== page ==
That afternoon, three more bodies were uncovered: James Gobay, 25; Yosaphat Yogi, 28; and Pilatus Wetipo, 40.

“The security forces should have used dialogue and persuasion to disperse the crowd,” said Matius Murib, deputy chairman of the Papua branch of the National Commission on Human Rights (Komnas HAM). “Next week, officials from the central Komnas HAM office will conduct an investigation.”

The Rev. Benny Giay, a respected religious leader and human rights advocate in Papua, said the TNI and police had used disproportionate force by using heavy fire power to quell a meeting of unarmed civilians.

This report is supported by the Pantau Foundation.

Report by GKI on Third Papuan Congress and Declaration of Independence

[Full translation by TAPOL of the report received from KPKC, Synod of GKI, Indonesian Christian Church on 21 October 2011]THE THIRD PAPUAN CONGRESS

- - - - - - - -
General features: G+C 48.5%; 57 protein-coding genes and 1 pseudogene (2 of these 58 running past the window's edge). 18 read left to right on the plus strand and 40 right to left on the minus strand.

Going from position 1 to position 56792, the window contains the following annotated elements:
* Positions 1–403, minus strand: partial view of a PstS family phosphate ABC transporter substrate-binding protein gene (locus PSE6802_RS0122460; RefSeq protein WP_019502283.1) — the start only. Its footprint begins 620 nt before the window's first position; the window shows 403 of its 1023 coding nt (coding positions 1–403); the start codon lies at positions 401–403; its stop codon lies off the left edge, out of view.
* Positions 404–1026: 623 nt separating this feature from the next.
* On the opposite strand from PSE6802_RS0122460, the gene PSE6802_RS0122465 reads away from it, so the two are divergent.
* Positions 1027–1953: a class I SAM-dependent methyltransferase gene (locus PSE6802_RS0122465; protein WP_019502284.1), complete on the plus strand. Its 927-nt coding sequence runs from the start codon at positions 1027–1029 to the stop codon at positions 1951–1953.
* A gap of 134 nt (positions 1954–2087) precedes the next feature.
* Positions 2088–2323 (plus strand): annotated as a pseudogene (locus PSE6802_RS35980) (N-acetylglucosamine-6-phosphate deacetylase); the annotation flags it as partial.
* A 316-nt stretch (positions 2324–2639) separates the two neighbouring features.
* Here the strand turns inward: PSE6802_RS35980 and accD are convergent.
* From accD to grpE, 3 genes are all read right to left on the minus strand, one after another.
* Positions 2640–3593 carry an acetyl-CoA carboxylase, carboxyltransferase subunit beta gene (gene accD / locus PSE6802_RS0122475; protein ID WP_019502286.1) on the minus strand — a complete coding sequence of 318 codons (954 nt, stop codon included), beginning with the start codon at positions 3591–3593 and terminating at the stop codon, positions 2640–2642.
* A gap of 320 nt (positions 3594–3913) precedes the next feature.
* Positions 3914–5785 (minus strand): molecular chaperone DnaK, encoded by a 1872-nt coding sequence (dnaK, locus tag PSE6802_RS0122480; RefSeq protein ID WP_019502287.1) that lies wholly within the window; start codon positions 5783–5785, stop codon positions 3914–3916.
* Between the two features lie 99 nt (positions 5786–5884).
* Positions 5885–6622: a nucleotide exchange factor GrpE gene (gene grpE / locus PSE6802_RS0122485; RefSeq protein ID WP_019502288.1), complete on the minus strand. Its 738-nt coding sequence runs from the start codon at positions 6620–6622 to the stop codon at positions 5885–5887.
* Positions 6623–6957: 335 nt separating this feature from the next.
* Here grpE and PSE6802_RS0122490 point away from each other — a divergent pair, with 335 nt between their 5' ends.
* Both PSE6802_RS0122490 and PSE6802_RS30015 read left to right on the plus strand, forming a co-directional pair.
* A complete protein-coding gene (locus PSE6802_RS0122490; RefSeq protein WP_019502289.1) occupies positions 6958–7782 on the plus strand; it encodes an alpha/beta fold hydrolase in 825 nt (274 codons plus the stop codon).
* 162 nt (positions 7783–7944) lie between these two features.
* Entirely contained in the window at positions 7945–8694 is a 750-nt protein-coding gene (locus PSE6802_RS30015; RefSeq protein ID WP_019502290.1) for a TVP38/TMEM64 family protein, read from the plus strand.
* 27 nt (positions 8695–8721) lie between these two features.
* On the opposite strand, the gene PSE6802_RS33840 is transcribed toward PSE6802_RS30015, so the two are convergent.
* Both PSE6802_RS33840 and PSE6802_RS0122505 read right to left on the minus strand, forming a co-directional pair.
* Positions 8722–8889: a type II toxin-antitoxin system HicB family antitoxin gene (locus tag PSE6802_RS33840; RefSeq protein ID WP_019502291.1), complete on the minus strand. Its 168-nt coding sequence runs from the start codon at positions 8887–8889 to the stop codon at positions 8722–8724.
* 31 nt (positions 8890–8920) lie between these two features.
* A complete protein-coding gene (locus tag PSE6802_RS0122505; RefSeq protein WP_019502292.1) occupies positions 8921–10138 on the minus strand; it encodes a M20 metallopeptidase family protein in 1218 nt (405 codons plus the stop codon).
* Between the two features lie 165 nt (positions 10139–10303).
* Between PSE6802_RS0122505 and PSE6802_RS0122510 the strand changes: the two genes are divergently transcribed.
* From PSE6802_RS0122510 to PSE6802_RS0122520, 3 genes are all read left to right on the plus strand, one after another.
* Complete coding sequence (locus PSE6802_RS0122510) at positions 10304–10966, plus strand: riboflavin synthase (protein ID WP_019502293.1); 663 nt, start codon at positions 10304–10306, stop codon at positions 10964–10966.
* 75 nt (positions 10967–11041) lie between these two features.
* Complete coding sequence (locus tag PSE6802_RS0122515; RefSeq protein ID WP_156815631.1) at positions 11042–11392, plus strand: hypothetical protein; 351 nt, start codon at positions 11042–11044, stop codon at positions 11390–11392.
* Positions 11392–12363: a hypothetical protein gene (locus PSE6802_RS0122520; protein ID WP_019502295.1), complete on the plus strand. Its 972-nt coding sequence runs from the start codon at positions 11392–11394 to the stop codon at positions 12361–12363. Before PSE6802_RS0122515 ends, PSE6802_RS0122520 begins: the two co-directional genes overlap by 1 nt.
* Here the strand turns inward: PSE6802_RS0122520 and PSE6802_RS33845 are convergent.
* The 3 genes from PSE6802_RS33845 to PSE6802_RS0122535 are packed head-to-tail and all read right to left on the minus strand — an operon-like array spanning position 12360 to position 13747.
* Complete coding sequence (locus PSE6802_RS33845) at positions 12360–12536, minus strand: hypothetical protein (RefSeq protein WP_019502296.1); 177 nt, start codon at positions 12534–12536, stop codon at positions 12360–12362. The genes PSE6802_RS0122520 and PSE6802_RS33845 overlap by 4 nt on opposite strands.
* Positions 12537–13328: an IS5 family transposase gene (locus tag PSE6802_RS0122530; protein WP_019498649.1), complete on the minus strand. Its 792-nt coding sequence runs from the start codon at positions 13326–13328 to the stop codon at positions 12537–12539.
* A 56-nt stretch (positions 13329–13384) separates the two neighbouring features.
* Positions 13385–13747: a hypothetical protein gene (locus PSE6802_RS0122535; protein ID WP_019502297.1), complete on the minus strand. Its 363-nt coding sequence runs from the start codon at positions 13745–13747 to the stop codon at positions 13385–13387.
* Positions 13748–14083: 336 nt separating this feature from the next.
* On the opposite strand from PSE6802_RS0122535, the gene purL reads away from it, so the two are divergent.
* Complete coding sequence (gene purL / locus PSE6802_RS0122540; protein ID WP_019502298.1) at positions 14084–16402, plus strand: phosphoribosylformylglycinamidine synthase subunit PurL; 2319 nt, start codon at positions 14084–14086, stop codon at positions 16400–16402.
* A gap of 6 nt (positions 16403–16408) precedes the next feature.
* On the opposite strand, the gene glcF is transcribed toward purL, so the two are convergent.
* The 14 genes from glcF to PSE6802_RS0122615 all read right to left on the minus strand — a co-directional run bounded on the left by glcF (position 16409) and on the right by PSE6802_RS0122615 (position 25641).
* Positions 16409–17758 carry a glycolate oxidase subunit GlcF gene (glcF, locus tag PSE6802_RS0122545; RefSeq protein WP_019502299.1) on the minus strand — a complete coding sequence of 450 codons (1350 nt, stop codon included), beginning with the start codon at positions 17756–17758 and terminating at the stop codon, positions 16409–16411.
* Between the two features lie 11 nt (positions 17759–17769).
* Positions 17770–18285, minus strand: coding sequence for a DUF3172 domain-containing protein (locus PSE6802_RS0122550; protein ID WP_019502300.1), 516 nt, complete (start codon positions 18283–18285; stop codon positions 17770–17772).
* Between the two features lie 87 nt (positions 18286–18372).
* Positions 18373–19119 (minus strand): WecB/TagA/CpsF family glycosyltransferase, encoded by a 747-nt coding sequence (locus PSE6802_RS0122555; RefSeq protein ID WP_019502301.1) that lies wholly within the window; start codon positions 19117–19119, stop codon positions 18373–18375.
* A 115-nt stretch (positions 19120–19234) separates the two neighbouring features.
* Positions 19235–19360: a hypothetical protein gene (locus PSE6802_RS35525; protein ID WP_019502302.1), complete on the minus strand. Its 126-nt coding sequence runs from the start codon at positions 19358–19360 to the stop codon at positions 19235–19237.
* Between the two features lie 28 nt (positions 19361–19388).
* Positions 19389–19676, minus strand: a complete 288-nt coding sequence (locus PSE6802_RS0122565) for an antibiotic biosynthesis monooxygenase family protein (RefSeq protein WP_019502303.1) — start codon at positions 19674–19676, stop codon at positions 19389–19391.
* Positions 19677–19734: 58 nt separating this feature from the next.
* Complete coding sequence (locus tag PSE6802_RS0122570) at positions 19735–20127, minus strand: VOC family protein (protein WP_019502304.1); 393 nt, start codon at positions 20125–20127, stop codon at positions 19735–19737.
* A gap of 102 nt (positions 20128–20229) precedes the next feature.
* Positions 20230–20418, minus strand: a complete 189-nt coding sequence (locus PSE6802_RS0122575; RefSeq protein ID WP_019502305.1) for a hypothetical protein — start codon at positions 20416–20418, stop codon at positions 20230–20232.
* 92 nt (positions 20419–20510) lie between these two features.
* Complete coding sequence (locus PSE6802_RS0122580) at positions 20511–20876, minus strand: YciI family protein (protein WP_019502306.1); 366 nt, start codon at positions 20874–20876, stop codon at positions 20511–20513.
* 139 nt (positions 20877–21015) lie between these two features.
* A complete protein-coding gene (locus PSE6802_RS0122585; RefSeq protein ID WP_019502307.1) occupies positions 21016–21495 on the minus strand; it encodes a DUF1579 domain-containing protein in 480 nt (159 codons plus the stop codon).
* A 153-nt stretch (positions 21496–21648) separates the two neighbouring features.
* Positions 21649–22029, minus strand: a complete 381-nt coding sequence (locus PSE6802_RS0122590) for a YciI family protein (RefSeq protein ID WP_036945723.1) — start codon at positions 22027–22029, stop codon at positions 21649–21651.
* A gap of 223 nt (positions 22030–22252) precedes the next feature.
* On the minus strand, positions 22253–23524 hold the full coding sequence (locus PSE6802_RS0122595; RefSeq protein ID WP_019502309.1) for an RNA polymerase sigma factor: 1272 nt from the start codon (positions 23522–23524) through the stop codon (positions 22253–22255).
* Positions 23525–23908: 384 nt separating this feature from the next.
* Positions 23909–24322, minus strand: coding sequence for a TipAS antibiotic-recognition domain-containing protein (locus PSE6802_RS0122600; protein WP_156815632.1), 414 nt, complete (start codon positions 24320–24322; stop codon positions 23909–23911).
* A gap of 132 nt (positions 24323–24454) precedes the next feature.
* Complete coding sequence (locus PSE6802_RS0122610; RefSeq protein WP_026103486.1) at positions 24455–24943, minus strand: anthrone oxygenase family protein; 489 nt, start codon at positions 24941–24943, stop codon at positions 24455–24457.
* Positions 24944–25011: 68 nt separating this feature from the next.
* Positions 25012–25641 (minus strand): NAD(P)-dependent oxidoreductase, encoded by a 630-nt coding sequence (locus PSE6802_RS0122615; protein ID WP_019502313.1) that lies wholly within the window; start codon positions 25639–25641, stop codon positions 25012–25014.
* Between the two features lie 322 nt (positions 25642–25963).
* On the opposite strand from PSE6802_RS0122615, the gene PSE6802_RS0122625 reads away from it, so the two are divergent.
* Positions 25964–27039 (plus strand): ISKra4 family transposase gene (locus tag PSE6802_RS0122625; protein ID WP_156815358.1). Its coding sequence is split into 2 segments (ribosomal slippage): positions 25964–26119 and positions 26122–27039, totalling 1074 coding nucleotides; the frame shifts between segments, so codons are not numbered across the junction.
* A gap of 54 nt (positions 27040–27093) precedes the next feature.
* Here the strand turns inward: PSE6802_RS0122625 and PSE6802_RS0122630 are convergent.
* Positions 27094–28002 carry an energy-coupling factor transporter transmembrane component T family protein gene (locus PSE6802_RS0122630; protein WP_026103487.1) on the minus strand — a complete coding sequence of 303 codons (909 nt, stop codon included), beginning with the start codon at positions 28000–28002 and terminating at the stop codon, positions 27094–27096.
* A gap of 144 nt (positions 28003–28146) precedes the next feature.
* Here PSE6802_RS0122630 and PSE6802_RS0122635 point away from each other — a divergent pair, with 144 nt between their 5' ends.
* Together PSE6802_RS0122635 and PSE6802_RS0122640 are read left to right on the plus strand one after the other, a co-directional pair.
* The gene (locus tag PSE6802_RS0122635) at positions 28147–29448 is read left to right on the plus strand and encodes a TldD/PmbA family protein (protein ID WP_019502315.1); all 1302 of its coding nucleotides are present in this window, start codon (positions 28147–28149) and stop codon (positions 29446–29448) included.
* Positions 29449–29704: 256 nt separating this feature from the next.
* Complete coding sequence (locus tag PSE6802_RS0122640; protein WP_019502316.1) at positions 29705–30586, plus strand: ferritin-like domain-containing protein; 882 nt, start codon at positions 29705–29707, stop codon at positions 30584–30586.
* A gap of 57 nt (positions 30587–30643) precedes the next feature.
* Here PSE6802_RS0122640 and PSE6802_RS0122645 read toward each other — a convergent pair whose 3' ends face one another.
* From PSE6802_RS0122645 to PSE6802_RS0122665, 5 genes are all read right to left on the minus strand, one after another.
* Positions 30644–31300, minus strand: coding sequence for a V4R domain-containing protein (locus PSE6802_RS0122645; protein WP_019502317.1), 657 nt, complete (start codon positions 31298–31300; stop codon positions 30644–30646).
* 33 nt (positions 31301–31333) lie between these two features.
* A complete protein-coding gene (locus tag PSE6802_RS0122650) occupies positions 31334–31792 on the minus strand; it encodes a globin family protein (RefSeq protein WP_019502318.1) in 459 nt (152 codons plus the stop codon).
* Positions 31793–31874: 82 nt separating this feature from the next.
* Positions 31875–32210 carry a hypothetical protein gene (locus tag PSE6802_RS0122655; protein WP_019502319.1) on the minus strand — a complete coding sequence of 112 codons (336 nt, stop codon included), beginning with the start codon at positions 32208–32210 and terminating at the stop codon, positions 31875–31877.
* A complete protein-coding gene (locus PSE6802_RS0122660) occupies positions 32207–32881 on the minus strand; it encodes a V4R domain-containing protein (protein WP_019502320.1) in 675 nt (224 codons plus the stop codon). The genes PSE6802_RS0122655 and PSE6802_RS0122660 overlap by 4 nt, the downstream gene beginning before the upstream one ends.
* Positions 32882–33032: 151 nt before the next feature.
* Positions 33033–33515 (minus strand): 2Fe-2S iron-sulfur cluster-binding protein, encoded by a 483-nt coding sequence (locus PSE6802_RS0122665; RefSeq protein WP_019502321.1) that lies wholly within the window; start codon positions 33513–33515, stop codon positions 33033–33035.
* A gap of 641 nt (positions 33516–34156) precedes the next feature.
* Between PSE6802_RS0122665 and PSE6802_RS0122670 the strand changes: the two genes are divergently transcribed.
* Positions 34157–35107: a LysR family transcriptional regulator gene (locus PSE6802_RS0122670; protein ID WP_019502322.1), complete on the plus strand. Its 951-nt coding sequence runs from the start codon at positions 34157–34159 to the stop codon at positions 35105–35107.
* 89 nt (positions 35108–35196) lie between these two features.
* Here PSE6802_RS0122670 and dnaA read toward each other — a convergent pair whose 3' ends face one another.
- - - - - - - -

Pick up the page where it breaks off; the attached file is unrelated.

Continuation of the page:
The Third Papuan Congress was held from 17 October and attended by Papuans from across the territory of Papua. After facing difficulties regarding the venue of the Congress, the Congress was held in the Zakheus Tunas Harapan Padang field.

On 19 October, Prokorus [normally spelt Forkorus] Yaboisembut was elected the President of West Papua and the evangelist Edison G. Waromi was elected the Prime Minister. Following the elections, Prokorus Yaboisembut read out the Declaration of a New State, the Federal State of West Papua, the symbol of the state – the Mambruk Bird, the currency – the guilder, the national anthem Hai Tanahku Papua, and the national languages, Pidgin, Indonesian Malay, local Papuan languages and English, and the geographic territory of the Papuan Federal State.